After the first minute, we calculate a normal ascent rate (9 metres or 30 feet per minute) up to a safety stop. That journey – about 35 metres/ 117 feet – will take about four minutes. Once again, to help simplify the calculations, we use the ambient pressure at the midpoint between maximum depth and the safety stop, which in this case will be 3.22 bar or ata. We also drop the DF to 2.0. So we have ascent time X SAC X ambient pressure X DF, which equals 360 litres or about 13 cubic feet of gas.
Now for the safety stop. Even when a dive is within the no decompression limits, there is a strong suggestion from most experts that a five-minute stop is indicated after a dive to maximum depth. So the consumption for a five-minute stop at 4.5 metres or 15 feet with a mild DF of 1.2 adds up to a total of 122 litres or 4.35 cubic feet. Finally we have to factor in a little gas for the last part of the ascent to the surface. Therefore, the best estimate is that a controlled ascent following an emergency at depth will require at least 680 litres or close to 25 cubic feet of breathable gas!
It’s the considered opinion of most divers who have experienced a real gas emergency at depth in real-world dive conditions that these numbers are neither exaggerated nor inflated. When something bad happens at great depth, there is no such thing as a plan that is too conservative or too careful. The risks of drowning, embolism, decompression sickness and various other ailments that can result from stark panic and ballistic ascents are very real and totally unforgiving. The alternative to a controlled normal ascent are simply not worth considering.
Clearly then, the “right” pony is one that holds at least 680 litres or 25 cubic feet. Because of its general usefulness, buoyancy characteristics, ease of deployment, and attractive cost compared to smaller tanks, many divers invest in an aluminum 40 (nominal capacity 40 cubic feet / 1200 litres) as the best “emergency” pony bottle.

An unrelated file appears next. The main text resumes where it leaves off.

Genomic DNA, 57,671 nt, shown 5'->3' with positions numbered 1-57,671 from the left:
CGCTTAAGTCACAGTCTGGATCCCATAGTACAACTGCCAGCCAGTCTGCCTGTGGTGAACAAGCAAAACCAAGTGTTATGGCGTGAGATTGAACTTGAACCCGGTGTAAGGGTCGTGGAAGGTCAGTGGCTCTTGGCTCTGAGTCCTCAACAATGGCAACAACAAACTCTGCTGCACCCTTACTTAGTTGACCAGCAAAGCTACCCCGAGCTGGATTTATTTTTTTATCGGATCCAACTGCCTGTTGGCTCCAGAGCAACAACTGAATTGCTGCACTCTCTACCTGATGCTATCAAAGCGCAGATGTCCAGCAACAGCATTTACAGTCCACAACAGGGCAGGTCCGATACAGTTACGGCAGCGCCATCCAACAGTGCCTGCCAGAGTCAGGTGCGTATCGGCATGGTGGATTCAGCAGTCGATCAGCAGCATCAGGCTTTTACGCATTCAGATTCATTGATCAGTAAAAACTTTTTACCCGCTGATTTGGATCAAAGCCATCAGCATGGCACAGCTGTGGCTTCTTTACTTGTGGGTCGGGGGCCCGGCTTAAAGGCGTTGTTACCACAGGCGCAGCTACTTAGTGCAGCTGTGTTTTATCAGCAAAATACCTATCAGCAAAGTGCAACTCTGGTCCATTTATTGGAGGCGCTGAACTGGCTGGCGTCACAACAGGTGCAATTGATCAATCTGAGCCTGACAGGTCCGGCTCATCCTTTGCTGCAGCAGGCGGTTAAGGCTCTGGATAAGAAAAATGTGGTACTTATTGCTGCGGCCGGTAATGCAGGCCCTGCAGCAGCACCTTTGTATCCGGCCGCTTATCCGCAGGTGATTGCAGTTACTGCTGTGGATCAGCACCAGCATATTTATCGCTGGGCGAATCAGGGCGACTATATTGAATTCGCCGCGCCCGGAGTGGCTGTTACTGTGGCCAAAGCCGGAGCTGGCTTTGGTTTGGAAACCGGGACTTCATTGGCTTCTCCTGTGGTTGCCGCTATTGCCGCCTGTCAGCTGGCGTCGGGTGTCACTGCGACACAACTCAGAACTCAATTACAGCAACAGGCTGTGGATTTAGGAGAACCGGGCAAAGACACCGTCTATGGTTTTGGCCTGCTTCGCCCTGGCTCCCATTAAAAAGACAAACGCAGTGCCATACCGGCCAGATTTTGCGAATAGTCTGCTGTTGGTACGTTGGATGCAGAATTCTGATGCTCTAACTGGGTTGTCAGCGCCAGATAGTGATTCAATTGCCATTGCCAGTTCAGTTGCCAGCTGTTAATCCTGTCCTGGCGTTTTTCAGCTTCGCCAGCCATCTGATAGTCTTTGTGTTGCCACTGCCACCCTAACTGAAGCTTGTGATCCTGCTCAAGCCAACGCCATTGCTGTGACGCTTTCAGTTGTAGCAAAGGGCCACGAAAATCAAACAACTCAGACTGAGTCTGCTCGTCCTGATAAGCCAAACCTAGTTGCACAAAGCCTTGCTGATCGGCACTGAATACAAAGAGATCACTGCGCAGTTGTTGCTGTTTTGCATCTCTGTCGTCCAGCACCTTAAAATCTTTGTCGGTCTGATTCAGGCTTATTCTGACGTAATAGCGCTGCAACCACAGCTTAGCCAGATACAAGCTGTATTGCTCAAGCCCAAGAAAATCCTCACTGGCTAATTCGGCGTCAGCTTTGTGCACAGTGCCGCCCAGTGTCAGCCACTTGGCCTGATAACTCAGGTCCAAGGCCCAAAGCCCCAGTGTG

Two final words on the topic of pony bottles before we move on to gas volume management for more advanced diving. The gas carried in a pony bottle is contingency gas. It should never be factored into the gas volume requirements for a dive. It is there for emergency use only. If the dive plan calls for more gas than can be carried in a regular primary scuba cylinder – an aluminum 80 for example – then the total kit configuration for the dive needs to be reconsidered and calls for an additional primary cylinder or a high-volume primary cylinder such as a steel 15 litre / 120 cubic-foot tank.
A bailout/pony bottle is useless if it does not deliver breathable gas faultlessly. The valve, regulator and SPG must be tested before every dive. Do not take for granted that it is filled and in working order. Analyze and label its contents, check the pressure and wet-breathe the regulator at the start of each dive.
Let’s leave this topic with one last thought. As we were editing this chapter, I read about yet another incident where a diver “ran out of air.” This time a pair of brothers and a friend were hunting crayfish in about 30 metres / 100 feet of water off the coast of New Zealand. Calm conditions at a site familiar to all three divers. Describing the victim, his brother said: He was a competent diver with several years’ experience.

I would suggest an edit… a small change but something that I hope will speak volumes to you. He was USUALLY a competent diver, but not this time. Even several years’ experience cannot compensate for serious oversight.
Plan your dive, dive your plan.

Self-Assessment: an antidote to complacency?

Cleaning out old files and finding a copy of my original dive-plan template – something my buddies and I used for several years when we first started to do deep mix dives – I remember why we scrapped it and drew up a new one: It’s missing an important element.

If memory serves, the error was pointed out by Bret Gilliam. At that time – around 1996/97 – Bret was president of Technical Diving International (TDI) and he was gathering information for student manuals and asking members to contribute things like teaching notes, learning goals, and so on. Among the various bits and pieces I contributed was a spreadsheet template of the dive plan my buddies and I were using, and that I was also teaching students to use.

“It’s good but you’re missing something…” he told me after looking it over for a few minutes. “Something critical.”

I checked it a couple more times and to my eyes the plan looked pretty comprehensive and exhaustive. I told him I could not see what was wrong with it.